It was the day after Christmas, and the last thing I had expected was to look out my front window and see a tornado swirling in the sky across the highway.
You’ve probably heard about the huge tornadoes that ravaged Dallas on December 26 and took 11 lives. Well, one of those tornadoes touched down just a couple miles from my home! The lights in our house started flickering, a big “tornado warning!” flashed on my phone, and I was huddled in a corner of an interior closet, waiting…
It was eerie. The winds were howling and I could hear tornado sirens echoing outside. If you’ve never heard a tornado siren, it’s not a sound you want to hear. You know those old post-apocalyptic movies where a siren sounds and everyone heads into a bunker? You know that creepy feeling you get when you watch it happening? That’s how I felt.
My husband is a bit braver than I am, so he stayed by a window, keeping lookout. Right across the highway, he could see the dark form of a tornado that was lit up every now and then by the power lines it was tearing down.
This was definitely not the “gift” I expected for Christmas, nor was it part of my New Year’s resolutions! I’m thankful to report that we escaped unscathed, but the whole thing reminded me of an old saying we’re all familiar with: “The only thing constant in life is change.”
As the New Year begins, we’re making a lot of goals and resolutions. Yours may be to get a certain grade in law school classes, find a job, or get a raise. Maybe it’s a more personal goal, like finding more self-confidence or getting healthier and working out every day.
I remember my first year of law school, waiting forever after my Christmas vacation before I finally got my grades in from the previous semester. In fact, one of my classes took so long that I was already getting homework from a new class before my grades from last year were reported! I complained about it on Facebook, of course:
By the time all my grades came in, I was happy, but I wasn’t thrilled. Some of my friends had gotten better grades than me in the same class, but they were still complaining on Facebook about how they did. That made me feel kind of bad. “Gee, I was proud of my grade until I read your comments…”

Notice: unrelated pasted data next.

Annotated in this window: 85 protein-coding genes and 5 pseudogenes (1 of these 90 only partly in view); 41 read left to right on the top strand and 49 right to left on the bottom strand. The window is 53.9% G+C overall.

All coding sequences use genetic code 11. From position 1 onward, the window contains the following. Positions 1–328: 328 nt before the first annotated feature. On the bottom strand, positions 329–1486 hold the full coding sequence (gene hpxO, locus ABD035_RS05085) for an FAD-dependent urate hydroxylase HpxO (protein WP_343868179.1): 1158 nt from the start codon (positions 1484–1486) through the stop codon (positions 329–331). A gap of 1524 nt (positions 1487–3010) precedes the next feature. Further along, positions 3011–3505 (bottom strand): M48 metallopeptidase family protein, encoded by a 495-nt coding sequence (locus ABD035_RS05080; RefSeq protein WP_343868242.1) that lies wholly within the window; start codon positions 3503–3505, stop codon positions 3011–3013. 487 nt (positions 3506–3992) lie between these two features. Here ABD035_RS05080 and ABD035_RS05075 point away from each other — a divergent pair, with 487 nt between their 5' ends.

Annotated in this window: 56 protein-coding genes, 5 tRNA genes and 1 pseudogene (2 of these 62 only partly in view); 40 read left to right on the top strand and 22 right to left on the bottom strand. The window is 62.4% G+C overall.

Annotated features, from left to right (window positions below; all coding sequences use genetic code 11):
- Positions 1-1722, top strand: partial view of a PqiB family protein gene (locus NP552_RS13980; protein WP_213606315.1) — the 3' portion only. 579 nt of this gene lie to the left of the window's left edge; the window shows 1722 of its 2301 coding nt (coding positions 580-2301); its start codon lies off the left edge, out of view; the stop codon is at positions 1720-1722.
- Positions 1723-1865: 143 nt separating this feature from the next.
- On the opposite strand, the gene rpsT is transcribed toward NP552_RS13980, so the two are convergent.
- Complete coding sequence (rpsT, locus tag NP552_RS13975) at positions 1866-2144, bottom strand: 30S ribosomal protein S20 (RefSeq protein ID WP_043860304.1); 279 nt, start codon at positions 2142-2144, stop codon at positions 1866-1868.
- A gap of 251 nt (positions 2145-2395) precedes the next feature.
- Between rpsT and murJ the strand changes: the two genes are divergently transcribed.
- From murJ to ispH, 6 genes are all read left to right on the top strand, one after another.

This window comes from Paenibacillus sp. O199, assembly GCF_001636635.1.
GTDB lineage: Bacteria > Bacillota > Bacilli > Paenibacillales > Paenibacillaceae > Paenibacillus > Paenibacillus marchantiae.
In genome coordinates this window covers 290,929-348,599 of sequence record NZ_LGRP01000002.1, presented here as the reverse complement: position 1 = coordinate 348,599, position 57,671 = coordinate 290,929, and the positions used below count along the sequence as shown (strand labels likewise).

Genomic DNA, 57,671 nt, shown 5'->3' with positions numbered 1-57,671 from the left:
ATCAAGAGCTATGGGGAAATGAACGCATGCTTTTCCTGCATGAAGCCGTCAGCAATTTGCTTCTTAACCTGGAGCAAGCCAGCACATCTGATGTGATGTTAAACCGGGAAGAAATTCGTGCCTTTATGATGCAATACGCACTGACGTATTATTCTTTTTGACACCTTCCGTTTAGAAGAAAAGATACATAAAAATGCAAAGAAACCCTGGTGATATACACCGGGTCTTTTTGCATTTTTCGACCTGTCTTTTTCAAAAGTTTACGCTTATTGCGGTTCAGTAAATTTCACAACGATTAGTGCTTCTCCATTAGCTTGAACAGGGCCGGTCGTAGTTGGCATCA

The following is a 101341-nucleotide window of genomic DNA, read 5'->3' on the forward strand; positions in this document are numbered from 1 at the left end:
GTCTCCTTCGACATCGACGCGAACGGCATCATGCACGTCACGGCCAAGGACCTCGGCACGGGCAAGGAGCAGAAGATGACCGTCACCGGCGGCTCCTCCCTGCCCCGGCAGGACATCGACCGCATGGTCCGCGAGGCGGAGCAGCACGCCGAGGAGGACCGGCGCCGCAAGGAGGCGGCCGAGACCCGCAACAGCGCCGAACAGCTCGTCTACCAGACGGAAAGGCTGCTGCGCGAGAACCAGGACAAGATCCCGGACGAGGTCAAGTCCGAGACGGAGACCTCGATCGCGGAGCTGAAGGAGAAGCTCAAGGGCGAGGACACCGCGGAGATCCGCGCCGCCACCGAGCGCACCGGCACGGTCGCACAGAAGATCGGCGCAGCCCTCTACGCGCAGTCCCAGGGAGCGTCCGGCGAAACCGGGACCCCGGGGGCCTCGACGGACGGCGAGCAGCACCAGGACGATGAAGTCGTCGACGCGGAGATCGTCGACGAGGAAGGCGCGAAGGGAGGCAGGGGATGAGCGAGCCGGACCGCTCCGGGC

Over the years since then, I’ve come away with the following life lesson: One key to success (and happiness) is expecting change. Some situations – like giant tornadoes or a huge recession that destroys jobs and salaries – are outside of your control. The only thing you can control is your reaction to it.
Interestingly, sometimes your attitude can make a huge difference in the end result, even for something that’s technically out of your control.
Take a terrible economy, for example. No, having a positive attitude doesn’t mean you’ll get that job you’re applying for. What it does mean is that if you don’t get the job, you’ll be more resilient. Taking control of your thoughts gives you more creativity to come up with new and unique ideas for jobs you can apply for or even businesses you might start.
If an unexpected loss or negative change occurs, I will do the following:
- Give myself a few days to just mourn and grieve the loss
- After that, I will:
- Start working out to build positive endorphins
- Find a friend who believes in me and schedule coffee or a movie
- Make a list of steps I can take to mitigate the damage and find new opportunities
Sometimes change is really bad, and it’s OK to mourn the change or be angry. In fact, it can be good to give yourself a day or two to do nothing but feel bad. But at some point, you’ll have to pick yourself up even if you’re not actually feeling better.
How you handle things at this point can make a huge difference. For example, if you get an unexpectedly terrible grade in a class, don’t label yourself as a loser or assume the grade will end your chances for getting a good job. Look for what the grade tells you about your skills and your strengths and weaknesses. What can you learn?
Similarly, you lose a job, don’t label yourself a failure. Labels are the enemy of success. Instead, let yourself mourn the loss and then look ahead for new opportunities.
Change will happen in 2016. Try resolving today to expect it and have a plan of attack for when it hits. And when it does happen, in the words of this amazing greeting card by Emily McDowell: “I wish I could take away your pain. Or at least take away the people who compare it to the time their hamster died.”